Hip and Knee Extensor Activation During the Hip Thrust and Rear-Foot-Elevated Split Squat in Trained Females

J Strength Cond Res. 2021 May 1;35(5):1201-1207. doi: 10.1519/JSC.0000000000004035.


McCurdy, K, Walker, J, Kelly, C, and Polinski, M. Hip and knee extensor activation during the hip thrust and rear-foot-elevated split squat in trained females. J Strength Cond Res 35(5): 1201-1207, 2021-The aim of the study was to compare hip and knee extensor muscle activation between the hip thrust (HT) and rear-foot-elevated split squat (RFESS) within different depths and the entire range of motion. Twenty, young adult female subjects (age, 20.9 ± 1.3 years; height, 164.6 ± 7.5 cm; mass 63.2 ± 8.8 kg) with an intermediate level of resistance training experience completed the study. Three repetitions were completed at 80% of the 1-repetition maximum. Gluteus maximus, vastus lateralis, and the medial (semitendinosus and semimembranosus) and lateral (biceps femoris) hamstrings electromyographic data were compared at the top, middle, and bottom one-third of the hip range of motion and for the entire repetition. A repeated-measures analysis of variance was used to test significance set at p ≤ 0.05. All 4 muscles revealed higher (p < 0.001) activation at the top position of the HT compared with the middle and bottom, whereas higher scores (p < 0.001) were found in the bottom position during the RFESS. The HT revealed greater activity (p < 0.001) than the RFESS in all muscles at the top, whereas the RFESS showed higher scores (p < 0.001) than the HT in all muscles in the bottom position. For the entire repetition, the RFESS produce significantly greater vastus lateralis activation (59.4 vs 43.6%). The data indicate that the greatest effect for the HT is demonstrated in the top position and at the bottom for the RFESS. Thus, we recommend to implement both exercises in a training program to maximize gluteus maximus and hamstring activation across the full range of motion. For the greatest vastus lateralis activation, the RFESS is recommended.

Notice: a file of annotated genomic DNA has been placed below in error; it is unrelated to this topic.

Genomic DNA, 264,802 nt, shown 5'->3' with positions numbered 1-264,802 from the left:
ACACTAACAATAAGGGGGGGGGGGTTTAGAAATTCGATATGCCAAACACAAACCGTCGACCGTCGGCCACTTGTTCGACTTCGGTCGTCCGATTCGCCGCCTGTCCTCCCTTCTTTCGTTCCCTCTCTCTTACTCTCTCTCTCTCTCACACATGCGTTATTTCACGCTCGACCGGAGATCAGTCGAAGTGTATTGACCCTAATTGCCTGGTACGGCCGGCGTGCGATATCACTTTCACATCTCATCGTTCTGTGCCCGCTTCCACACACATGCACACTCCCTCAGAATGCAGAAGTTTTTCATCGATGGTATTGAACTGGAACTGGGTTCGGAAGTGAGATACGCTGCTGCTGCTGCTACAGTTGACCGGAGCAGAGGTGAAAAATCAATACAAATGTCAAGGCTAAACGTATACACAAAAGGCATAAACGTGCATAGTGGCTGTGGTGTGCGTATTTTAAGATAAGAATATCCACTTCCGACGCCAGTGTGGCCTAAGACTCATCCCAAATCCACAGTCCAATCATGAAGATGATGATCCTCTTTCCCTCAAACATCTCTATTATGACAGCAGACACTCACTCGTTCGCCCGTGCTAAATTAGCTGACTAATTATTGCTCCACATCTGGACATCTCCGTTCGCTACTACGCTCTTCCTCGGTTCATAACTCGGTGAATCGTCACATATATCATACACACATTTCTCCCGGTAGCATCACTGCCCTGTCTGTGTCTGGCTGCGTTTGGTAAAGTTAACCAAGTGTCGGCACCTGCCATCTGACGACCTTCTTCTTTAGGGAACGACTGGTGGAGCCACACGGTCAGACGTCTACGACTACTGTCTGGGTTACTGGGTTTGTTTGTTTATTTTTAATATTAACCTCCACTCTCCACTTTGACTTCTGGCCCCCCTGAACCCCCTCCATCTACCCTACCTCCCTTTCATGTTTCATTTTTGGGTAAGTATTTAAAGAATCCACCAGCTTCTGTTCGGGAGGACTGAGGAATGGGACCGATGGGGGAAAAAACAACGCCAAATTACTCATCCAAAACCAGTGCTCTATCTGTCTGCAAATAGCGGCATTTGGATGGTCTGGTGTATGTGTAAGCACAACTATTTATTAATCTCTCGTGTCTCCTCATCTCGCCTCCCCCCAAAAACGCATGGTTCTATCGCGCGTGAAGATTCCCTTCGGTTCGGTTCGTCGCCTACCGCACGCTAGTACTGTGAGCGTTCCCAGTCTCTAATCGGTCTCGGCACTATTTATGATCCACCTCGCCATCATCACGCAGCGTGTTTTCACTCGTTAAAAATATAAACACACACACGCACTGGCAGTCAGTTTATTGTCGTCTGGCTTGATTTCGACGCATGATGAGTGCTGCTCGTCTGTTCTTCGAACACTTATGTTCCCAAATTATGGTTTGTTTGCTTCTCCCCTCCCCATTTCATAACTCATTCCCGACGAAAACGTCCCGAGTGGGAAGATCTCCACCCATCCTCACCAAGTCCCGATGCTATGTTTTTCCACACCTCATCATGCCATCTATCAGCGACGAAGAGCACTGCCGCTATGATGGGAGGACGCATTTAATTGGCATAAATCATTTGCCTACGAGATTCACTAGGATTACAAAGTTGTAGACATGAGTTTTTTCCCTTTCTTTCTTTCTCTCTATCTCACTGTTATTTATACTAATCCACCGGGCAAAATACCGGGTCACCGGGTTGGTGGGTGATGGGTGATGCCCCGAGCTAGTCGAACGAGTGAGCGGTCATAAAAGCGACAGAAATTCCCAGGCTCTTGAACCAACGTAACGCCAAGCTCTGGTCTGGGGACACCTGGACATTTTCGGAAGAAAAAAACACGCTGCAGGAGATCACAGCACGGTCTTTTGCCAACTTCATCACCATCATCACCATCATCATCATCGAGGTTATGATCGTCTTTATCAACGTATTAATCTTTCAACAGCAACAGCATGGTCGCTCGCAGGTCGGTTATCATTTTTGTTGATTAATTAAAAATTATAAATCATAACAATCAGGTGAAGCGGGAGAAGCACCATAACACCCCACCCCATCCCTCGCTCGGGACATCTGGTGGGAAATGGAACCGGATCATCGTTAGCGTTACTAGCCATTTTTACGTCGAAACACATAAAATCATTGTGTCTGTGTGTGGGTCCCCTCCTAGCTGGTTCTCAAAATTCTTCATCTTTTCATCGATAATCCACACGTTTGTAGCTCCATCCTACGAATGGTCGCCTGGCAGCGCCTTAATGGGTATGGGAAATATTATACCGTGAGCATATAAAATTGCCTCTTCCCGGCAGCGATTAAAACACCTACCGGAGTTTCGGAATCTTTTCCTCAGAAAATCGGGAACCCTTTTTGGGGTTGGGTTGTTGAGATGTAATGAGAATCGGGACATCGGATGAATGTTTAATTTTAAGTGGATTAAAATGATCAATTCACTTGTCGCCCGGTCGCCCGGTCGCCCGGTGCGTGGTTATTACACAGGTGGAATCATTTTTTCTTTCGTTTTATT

MeSH terms

  • Adult
  • Electromyography
  • Female
  • Hamstring Muscles*
  • Humans
  • Muscle, Skeletal
  • Quadriceps Muscle
  • Resistance Training*
  • Young Adult